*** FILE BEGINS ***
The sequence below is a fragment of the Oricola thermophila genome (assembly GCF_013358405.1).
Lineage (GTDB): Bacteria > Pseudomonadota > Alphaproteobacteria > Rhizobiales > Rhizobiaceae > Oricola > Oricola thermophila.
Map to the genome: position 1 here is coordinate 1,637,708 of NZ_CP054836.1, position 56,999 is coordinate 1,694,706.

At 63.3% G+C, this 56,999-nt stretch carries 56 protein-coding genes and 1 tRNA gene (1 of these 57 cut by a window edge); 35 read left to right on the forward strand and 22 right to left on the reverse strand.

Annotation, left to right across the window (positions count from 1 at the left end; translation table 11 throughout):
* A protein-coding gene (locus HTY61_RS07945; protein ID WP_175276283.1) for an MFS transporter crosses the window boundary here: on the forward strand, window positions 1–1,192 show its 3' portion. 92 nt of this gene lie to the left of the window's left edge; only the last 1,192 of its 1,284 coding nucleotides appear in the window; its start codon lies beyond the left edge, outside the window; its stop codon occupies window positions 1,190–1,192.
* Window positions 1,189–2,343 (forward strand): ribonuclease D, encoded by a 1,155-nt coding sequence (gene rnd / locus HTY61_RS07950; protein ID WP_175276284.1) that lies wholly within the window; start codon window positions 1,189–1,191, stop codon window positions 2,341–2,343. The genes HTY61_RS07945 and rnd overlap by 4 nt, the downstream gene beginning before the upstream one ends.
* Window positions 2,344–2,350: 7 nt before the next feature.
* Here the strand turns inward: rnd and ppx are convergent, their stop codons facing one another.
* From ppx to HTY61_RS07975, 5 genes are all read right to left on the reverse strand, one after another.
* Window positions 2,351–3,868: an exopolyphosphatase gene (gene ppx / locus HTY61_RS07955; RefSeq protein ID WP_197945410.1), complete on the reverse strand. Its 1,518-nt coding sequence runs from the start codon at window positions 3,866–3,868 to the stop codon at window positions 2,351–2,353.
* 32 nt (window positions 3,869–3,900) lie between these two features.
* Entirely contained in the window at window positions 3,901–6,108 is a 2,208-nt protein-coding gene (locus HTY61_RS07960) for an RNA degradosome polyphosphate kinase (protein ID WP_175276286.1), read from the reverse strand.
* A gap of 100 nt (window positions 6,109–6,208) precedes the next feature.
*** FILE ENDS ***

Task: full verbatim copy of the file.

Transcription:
The sequence below is a fragment of the Oricola thermophila genome (assembly GCF_013358405.1).
Lineage (GTDB): Bacteria > Pseudomonadota > Alphaproteobacteria > Rhizobiales > Rhizobiaceae > Oricola > Oricola thermophila.
Map to the genome: position 1 here is coordinate 1,637,708 of NZ_CP054836.1, position 56,999 is coordinate 1,694,706.

At 63.3% G+C, this 56,999-nt stretch carries 56 protein-coding genes and 1 tRNA gene (1 of these 57 cut by a window edge); 35 read left to right on the forward strand and 22 right to left on the reverse strand.

Annotation, left to right across the window (positions count from 1 at the left end; translation table 11 throughout):
* A protein-coding gene (locus HTY61_RS07945; protein ID WP_175276283.1) for an MFS transporter crosses the window boundary here: on the forward strand, window positions 1–1,192 show its 3' portion. 92 nt of this gene lie to the left of the window's left edge; only the last 1,192 of its 1,284 coding nucleotides appear in the window; its start codon lies beyond the left edge, outside the window; its stop codon occupies window positions 1,190–1,192.
* Window positions 1,189–2,343 (forward strand): ribonuclease D, encoded by a 1,155-nt coding sequence (gene rnd / locus HTY61_RS07950; protein ID WP_175276284.1) that lies wholly within the window; start codon window positions 1,189–1,191, stop codon window positions 2,341–2,343. The genes HTY61_RS07945 and rnd overlap by 4 nt, the downstream gene beginning before the upstream one ends.
* Window positions 2,344–2,350: 7 nt before the next feature.
* Here the strand turns inward: rnd and ppx are convergent, their stop codons facing one another.
* From ppx to HTY61_RS07975, 5 genes are all read right to left on the reverse strand, one after another.
* Window positions 2,351–3,868: an exopolyphosphatase gene (gene ppx / locus HTY61_RS07955; RefSeq protein ID WP_197945410.1), complete on the reverse strand. Its 1,518-nt coding sequence runs from the start codon at window positions 3,866–3,868 to the stop codon at window positions 2,351–2,353.
* 32 nt (window positions 3,869–3,900) lie between these two features.
* Entirely contained in the window at window positions 3,901–6,108 is a 2,208-nt protein-coding gene (locus HTY61_RS07960) for an RNA degradosome polyphosphate kinase (protein ID WP_175276286.1), read from the reverse strand.
* A gap of 100 nt (window positions 6,109–6,208) precedes the next feature.